Protect the Borders! Colorado State and Wyoming still playing on

When one comes west of the Missouri River, they may not realize what is the oldest, and one of the most highly contested rivalries in that region. Well, all it takes is a trip to Fort Collins, Colo., or Laramie, Wyo., to figure that out.

In those towns, homes of Colorado State University Rams and the University of Wyoming Cowboys, respectively, that are separated by about an hour and fifteen minutes on U.S. Highway 287 or an hour and a half on Interstates 25 and 80, nothing is better than beating the Rams or Cowboys.

As Wyoming head coach Dave Christensen said in an article by Casper Star-Tribune’s Ben Frederickson, “The Border War is the biggest and most important football gave every year in this program. And it will always be that way, I imagine, until the end of time.”

The Border War is not only the oldest west of the Missouri, it is the second-oldest west of the Mississippi (to the Border Showdown) and has been contested since 1899 when Wyoming took a trip down to Fort Collins and lost to the Rams, 12-0.

The schools have met each year, with the exception of 12 years, for a total 104 times since that day in late November 1899. Early on, it did not even seem like this was much of a rivalry.

The then Colorado Agricultural College Aggies won six out of the first seven games against the Cowboys, and the one that the Aggies did not win was the series’ first game in Laramie, and it ended in a 6-6 tie.

In 1910, the game was once again played in Laramie, and the Cowboys secured their first win in the series by shutting out CAC, 10-0. The Cowboys would travel down to Fort Collins the next season and gain their first road victory in the Border War by a score of 27-0.

Winning would become very rare for the Cowboys, as over the next 31 match-ups,as the Aggies, who in 1935 would become the Colorado State College of Agriculture and Mechanical Arts, or Colorado A&M for short, would go on to win 24 of the games, tie four, and only lose three games. That included three five-game winning streaks and two-four game winning streaks for CAC/CAM.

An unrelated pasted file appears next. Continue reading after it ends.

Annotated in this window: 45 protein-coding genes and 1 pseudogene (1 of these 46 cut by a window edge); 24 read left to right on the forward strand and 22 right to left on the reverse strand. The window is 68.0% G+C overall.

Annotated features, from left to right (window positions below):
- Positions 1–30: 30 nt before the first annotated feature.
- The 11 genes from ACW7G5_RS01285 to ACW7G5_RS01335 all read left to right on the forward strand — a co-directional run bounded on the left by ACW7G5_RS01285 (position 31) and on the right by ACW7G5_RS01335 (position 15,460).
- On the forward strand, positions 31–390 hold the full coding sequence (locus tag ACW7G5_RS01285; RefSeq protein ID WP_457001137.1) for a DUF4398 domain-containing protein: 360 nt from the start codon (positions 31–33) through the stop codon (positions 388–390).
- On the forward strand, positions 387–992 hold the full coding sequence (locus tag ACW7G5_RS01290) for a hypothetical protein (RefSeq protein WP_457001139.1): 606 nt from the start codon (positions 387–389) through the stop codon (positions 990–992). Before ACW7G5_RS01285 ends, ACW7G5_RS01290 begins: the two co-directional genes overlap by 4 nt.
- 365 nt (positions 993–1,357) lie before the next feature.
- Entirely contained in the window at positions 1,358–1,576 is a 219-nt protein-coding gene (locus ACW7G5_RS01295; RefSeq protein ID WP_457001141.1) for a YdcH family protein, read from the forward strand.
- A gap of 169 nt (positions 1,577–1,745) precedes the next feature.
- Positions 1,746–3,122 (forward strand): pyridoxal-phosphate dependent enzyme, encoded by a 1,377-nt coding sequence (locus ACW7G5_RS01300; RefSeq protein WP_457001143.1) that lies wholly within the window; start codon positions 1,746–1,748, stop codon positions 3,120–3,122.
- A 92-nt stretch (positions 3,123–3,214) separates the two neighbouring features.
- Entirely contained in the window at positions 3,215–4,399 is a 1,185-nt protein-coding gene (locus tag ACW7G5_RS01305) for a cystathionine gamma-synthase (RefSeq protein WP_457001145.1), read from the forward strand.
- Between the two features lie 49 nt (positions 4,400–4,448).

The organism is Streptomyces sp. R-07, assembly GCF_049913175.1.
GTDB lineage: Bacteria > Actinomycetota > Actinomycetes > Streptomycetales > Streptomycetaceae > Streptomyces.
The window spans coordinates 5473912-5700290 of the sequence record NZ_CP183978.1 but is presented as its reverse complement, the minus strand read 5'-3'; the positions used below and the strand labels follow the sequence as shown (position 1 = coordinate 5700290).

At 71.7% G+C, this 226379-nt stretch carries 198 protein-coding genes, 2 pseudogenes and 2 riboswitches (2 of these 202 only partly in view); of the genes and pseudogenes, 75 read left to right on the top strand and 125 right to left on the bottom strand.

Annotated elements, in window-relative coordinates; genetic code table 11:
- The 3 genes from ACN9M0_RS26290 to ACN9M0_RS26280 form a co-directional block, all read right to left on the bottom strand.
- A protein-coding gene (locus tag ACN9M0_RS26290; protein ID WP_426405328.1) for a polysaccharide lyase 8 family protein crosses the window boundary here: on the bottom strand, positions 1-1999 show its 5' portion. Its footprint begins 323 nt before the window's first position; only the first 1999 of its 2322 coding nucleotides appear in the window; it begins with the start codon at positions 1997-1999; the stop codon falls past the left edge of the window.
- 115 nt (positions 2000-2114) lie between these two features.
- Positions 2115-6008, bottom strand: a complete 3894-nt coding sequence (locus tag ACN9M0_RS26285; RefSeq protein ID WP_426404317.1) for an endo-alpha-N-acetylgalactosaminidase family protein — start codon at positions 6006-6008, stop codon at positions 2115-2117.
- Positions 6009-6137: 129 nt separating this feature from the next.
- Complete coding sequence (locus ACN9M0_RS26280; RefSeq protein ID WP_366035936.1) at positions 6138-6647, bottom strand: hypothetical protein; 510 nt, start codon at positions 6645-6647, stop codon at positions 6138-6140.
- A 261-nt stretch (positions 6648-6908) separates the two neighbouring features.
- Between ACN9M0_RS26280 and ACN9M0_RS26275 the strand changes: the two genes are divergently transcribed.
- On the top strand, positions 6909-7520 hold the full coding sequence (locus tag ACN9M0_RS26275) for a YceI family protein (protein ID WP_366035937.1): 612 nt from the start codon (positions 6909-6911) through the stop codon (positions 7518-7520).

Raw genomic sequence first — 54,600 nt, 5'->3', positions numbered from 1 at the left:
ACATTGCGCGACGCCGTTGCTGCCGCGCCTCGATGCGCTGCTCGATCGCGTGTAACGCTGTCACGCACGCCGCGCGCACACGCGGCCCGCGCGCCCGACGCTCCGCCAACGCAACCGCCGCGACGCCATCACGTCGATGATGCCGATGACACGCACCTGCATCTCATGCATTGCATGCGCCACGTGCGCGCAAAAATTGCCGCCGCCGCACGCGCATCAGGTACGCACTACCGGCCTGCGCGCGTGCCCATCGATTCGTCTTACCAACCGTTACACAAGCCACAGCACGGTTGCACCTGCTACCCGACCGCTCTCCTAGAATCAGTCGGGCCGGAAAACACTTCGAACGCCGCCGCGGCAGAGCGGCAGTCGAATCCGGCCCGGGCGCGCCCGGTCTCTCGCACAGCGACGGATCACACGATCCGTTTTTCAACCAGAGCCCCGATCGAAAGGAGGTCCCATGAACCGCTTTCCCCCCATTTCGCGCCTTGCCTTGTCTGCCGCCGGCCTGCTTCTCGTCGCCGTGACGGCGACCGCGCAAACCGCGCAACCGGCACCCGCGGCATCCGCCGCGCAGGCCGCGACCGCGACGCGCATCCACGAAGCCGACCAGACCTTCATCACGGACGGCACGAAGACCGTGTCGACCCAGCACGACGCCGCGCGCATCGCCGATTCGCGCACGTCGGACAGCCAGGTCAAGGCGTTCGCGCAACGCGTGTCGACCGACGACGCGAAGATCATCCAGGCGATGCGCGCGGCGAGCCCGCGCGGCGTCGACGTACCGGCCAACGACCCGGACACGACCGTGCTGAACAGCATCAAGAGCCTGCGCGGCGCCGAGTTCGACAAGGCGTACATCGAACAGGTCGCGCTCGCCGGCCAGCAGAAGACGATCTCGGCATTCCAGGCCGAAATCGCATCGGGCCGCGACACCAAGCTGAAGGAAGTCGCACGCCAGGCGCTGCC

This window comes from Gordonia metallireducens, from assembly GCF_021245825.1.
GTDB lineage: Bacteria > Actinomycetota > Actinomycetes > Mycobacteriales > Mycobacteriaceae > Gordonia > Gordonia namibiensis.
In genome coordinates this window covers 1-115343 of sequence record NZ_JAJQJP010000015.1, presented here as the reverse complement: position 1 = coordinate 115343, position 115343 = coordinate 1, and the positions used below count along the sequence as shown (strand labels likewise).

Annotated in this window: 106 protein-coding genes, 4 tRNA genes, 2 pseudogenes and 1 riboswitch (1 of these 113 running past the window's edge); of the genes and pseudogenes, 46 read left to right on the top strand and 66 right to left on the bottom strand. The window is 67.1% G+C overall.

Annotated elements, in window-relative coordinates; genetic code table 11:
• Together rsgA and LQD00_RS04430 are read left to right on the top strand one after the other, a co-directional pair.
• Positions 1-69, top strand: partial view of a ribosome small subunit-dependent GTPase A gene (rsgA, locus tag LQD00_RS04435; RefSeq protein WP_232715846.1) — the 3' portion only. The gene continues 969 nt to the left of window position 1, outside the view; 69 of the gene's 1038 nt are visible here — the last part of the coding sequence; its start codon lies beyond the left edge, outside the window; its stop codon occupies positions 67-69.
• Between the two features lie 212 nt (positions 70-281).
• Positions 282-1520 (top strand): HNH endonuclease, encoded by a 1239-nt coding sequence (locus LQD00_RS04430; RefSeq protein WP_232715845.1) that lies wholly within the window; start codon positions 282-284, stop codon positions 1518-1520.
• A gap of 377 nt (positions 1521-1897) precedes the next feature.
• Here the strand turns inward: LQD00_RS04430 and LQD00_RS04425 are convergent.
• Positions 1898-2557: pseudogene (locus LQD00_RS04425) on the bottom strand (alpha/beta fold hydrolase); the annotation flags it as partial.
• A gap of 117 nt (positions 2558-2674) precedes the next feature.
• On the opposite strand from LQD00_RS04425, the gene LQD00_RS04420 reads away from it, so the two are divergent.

It was then that the Aggies fortunes turned sour, because from 1949 until 1973, the Cowboys ruled the War, winning 21 of the 25 gams during that time, which oversaw the change of Colorado A&M to Colorado State University and the adoption of the Ram as the mascot in 1957. That stretch of absolute control included winning streaks of 10 games and seven games. Those winning streaks were separated by a single win for the Rams, a gigantic upset, where the unranked Rams beat the #10 Cowboys 12-10 in Fort Collins.

The Bronze Boot on display at the University of Wyoming in Laramie, Wyo., in 2007. Picture courtesy of Wikimedia Commons.

The Bronze Boot on display at the University of Wyoming in Laramie, Wyo., in 2007. Picture courtesy of Wikimedia Commons.

In the midst of Wyoming’s seven-game win streak, the ROTC detachments from both schools came together and CSU Army ROTC cadre member, Maj. Vic Fernandez, came up with an idea for a trophy that could be taken home by the winner of each year’s game. The trophy that Fernandez came up with, and that was later accepted, is a size eight parachute jump boot, set in bronze and put on a walnut base, that was worn in Vietnam during a tour in 1966-67 by Capt. Dan. J Romero, who served as a ROTC instructor at CSU. The trophy was first awarded in 1968 to the Cowboys, who beat the Rams 46-14 in Fort Collins. The trophy has come to be known as “The Bronze Boot.”

Since the institution of the Bronze Boot, the rivalry has been much more balanced. The Cowboys finished that seven-game win streak in 1974, and since then, neither school has had a winning streak of more than four games (CSU: 1999-2002, Wyoming: 2009-present), although Wyoming has a chance to change that this weekend.

This rivalry also has one of the more unique traditions in all of college sports. Each year, the Friday before each game, the ROTC detachment from the visiting school runs from their stadium to the Colorado-Wyoming border, and hands off the game ball to the ROTC detachment of the home school, who then runs it back to their stadium. And this is no small jog. The Colorado-Wyoming border rests 39 miles from Sonny Lubick Field at Hughes Stadium, Colorado State’s home stadium, and 26 miles from War Memorial Stadium, Wyoming’s home stadium.

Now, it can be said that this rivalry is forgotten by most of the country because in most years, Colorado State and Wyoming are just, frankly, not very good. But, when the two teams meet on the gridiron each fall, the atmosphere is electric, regardless of the records of the two teams. None of that matters. All that matters to the players is getting their hands on the Bronze Boot so that it stays in Fort Collins or Laramie for the next 12 months.

Colorado State and Wyoming will meet on the gridiron for the 105th time this Saturday. The game is sure to be intense, and hopefully will spark a resurgence in the rivalry that will ensure that it will never be forgotten.

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